Wireframing and Prototyping with UX-App Part 1
Prototyping is one of my favorite aspects of UX design. It’s where the rubber meets the road in a sense, it’s where decisions about IA and User Story research get translated into UI. This article will present some hints and tips for my prototyping application of choice, UX-App.
This will be a 3 part guide.
- In Part 1 I will focus on basic tips that will speed up your use of the editor.
- In the coming weeks I will publish parts 2 & 3 which will focus on advanced mobile components and the visual code editor.
If you’re interested in general tips for effective prototyping, then please check out my previous article.
Establishing a Hierarchy
In the early stages of product development I use the wireframe tools to help establish the visual hierarchy of a design. For example
Simple blocks of color and contrast are used to experiment with an effective visual hierarchy for this screen.
Viewing on a Device
I find it incredibly useful to preview on a mobile device. Designs often look strikingly different on high pixel density screens. Obvious issues, such as the size of interactive elements like buttons become immediately apparent when viewed on a device.
UX-App allows me to publish my changes directly to a device and see changes as I edit the prototype. This is an invaluable feature.
My favorite components at this prototyping stage are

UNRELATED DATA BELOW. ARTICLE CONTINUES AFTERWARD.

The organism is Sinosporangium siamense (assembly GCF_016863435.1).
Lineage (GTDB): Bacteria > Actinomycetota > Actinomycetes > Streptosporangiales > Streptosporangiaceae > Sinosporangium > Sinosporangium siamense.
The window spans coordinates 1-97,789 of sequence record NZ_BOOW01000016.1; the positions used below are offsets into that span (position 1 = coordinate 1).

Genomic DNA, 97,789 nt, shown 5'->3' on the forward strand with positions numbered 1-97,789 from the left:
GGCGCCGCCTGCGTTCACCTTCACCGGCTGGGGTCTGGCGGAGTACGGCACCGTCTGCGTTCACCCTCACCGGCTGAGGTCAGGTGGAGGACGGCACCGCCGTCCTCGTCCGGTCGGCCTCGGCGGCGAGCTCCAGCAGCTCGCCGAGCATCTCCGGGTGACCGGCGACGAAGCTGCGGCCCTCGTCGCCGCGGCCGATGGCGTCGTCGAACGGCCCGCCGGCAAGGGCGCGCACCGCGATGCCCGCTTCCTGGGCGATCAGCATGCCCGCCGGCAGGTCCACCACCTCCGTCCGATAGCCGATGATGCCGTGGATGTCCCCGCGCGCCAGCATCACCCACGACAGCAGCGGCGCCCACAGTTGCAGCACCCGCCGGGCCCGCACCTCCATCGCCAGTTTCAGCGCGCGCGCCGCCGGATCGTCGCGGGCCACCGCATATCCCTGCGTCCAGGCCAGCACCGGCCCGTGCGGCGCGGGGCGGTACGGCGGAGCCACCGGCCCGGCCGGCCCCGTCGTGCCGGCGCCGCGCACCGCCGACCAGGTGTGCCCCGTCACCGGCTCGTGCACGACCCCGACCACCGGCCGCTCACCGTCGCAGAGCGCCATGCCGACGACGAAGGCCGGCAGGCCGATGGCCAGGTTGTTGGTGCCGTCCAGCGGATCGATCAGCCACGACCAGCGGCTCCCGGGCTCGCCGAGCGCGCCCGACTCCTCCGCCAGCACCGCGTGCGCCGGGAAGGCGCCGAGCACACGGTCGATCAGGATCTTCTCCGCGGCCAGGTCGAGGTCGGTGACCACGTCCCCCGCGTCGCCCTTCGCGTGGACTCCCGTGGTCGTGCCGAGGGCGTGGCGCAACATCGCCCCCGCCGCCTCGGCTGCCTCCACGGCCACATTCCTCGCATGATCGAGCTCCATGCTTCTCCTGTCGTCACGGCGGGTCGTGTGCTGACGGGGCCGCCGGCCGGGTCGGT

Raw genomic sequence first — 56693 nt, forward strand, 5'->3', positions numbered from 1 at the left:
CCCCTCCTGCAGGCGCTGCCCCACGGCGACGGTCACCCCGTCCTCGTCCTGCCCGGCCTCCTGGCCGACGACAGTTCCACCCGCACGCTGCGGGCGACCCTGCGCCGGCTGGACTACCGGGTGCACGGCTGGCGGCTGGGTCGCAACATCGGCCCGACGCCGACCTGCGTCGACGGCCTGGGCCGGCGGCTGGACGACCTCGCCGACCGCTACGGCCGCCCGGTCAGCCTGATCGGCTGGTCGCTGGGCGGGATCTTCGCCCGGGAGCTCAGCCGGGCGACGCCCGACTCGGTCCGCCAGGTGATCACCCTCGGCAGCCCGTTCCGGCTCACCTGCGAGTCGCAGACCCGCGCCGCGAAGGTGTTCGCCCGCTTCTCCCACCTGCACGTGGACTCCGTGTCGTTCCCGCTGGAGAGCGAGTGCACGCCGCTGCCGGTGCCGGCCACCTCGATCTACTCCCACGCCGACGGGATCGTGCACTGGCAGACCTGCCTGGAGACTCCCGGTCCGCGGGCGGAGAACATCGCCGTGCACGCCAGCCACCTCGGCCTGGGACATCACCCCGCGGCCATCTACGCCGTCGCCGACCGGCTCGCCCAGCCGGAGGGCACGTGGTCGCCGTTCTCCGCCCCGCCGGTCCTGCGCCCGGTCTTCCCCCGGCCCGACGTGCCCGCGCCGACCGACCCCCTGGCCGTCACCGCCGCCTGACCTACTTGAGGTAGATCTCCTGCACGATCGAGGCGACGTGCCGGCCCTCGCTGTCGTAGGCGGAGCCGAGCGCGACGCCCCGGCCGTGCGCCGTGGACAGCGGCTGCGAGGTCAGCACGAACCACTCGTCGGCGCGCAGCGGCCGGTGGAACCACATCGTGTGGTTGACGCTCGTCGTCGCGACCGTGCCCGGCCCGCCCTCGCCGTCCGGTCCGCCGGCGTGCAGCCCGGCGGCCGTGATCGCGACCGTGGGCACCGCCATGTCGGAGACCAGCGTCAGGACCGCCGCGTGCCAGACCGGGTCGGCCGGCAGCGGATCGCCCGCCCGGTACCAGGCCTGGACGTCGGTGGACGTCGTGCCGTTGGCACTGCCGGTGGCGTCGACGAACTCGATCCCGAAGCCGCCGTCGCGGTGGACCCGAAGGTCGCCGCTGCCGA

- Placeholder text
- To quickly duplicate an element use the CTRL+D keyboard shortcut
- Group multiple elements into a single unit by right clicking and choosing ‘Group’
- When multiple elements are selected, use the Align & Distribute menu which appears at the bottom of the screen to quickly place elements
- When editing an element’s stacking order, use the
CTRL+UP/DOWN ARROW keyboard shortcut
- The Component Properties panel is your friend. Many components have settings which can be changed using this panel
- When wireframing, use the Opacity slider in the Component Properties panel to change the element’s weight. This is often quicker than modifying the color.
- Use the Document Outline panel, it’s often the quickest way to modify nested components. You can edit most properties without having to double-click-to-edit the parent component. This is particularly useful for heavily nested designs.
Let me know if you liked this quick tips article and I’ll be sure to share some more tips in the future.